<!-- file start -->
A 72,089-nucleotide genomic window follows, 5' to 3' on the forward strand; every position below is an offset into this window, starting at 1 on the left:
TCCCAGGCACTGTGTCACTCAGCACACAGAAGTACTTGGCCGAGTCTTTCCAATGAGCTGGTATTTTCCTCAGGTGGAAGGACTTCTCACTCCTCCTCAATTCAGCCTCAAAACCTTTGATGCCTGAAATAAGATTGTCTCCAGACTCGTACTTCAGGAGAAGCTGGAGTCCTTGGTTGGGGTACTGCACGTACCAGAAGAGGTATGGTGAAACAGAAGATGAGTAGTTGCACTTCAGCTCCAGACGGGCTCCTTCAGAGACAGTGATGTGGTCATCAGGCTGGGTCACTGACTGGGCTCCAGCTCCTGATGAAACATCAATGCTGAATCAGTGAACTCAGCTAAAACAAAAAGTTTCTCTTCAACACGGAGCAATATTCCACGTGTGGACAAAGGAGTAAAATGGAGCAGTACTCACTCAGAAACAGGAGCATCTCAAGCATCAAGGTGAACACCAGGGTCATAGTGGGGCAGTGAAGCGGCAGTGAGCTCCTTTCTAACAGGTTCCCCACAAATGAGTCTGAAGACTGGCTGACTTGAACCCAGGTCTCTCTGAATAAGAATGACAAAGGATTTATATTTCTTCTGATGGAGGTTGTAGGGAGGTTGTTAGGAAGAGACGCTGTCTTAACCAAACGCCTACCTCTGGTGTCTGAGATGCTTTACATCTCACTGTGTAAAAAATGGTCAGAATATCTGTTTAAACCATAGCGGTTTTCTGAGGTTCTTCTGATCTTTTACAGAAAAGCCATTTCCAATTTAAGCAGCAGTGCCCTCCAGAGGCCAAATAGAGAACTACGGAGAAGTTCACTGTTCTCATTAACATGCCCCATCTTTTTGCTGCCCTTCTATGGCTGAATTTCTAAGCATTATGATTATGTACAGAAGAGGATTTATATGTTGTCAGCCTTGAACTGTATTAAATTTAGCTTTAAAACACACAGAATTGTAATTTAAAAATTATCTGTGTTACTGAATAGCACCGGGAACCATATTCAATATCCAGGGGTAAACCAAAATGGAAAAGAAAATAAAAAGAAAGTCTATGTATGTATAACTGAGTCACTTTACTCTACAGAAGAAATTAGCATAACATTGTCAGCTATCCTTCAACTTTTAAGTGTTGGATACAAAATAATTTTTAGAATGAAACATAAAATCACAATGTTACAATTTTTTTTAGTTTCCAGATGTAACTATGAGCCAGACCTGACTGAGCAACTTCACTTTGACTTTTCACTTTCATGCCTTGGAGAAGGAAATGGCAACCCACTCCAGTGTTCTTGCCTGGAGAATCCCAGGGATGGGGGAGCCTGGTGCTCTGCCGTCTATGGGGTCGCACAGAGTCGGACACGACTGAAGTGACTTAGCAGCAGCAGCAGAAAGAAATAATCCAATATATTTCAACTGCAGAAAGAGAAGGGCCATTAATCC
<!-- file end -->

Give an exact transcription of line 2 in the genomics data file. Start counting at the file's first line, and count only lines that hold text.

TCCCAGGCACTGTGTCACTCAGCACACAGAAGTACTTGGCCGAGTCTTTCCAATGAGCTGGTATTTTCCTCAGGTGGAAGGACTTCTCACTCCTCCTCAATTCAGCCTCAAAACCTTTGATGCCTGAAATAAGATTGTCTCCAGACTCGTACTTCAGGAGAAGCTGGAGTCCTTGGTTGGGGTACTGCACGTACCAGAAGAGGTATGGTGAAACAGAAGATGAGTAGTTGCACTTCAGCTCCAGACGGGCTCCTTCAGAGACAGTGATGTGGTCATCAGGCTGGGTCACTGACTGGGCTCCAGCTCCTGATGAAACATCAATGCTGAATCAGTGAACTCAGCTAAAACAAAAAGTTTCTCTTCAACACGGAGCAATATTCCACGTGTGGACAAAGGAGTAAAATGGAGCAGTACTCACTCAGAAACAGGAGCATCTCAAGCATCAAGGTGAACACCAGGGTCATAGTGGGGCAGTGAAGCGGCAGTGAGCTCCTTTCTAACAGGTTCCCCACAAATGAGTCTGAAGACTGGCTGACTTGAACCCAGGTCTCTCTGAATAAGAATGACAAAGGATTTATATTTCTTCTGATGGAGGTTGTAGGGAGGTTGTTAGGAAGAGACGCTGTCTTAACCAAACGCCTACCTCTGGTGTCTGAGATGCTTTACATCTCACTGTGTAAAAAATGGTCAGAATATCTGTTTAAACCATAGCGGTTTTCTGAGGTTCTTCTGATCTTTTACAGAAAAGCCATTTCCAATTTAAGCAGCAGTGCCCTCCAGAGGCCAAATAGAGAACTACGGAGAAGTTCACTGTTCTCATTAACATGCCCCATCTTTTTGCTGCCCTTCTATGGCTGAATTTCTAAGCATTATGATTATGTACAGAAGAGGATTTATATGTTGTCAGCCTTGAACTGTATTAAATTTAGCTTTAAAACACACAGAATTGTAATTTAAAAATTATCTGTGTTACTGAATAGCACCGGGAACCATATTCAATATCCAGGGGTAAACCAAAATGGAAAAGAAAATAAAAAGAAAGTCTATGTATGTATAACTGAGTCACTTTACTCTACAGAAGAAATTAGCATAACATTGTCAGCTATCCTTCAACTTTTAAGTGTTGGATACAAAATAATTTTTAGAATGAAACATAAAATCACAATGTTACAATTTTTTTTAGTTTCCAGATGTAACTATGAGCCAGACCTGACTGAGCAACTTCACTTTGACTTTTCACTTTCATGCCTTGGAGAAGGAAATGGCAACCCACTCCAGTGTTCTTGCCTGGAGAATCCCAGGGATGGGGGAGCCTGGTGCTCTGCCGTCTATGGGGTCGCACAGAGTCGGACACGACTGAAGTGACTTAGCAGCAGCAGCAGAAAGAAATAATCCAATATATTTCAACTGCAGAAAGAGAAGGGCCATTAATCC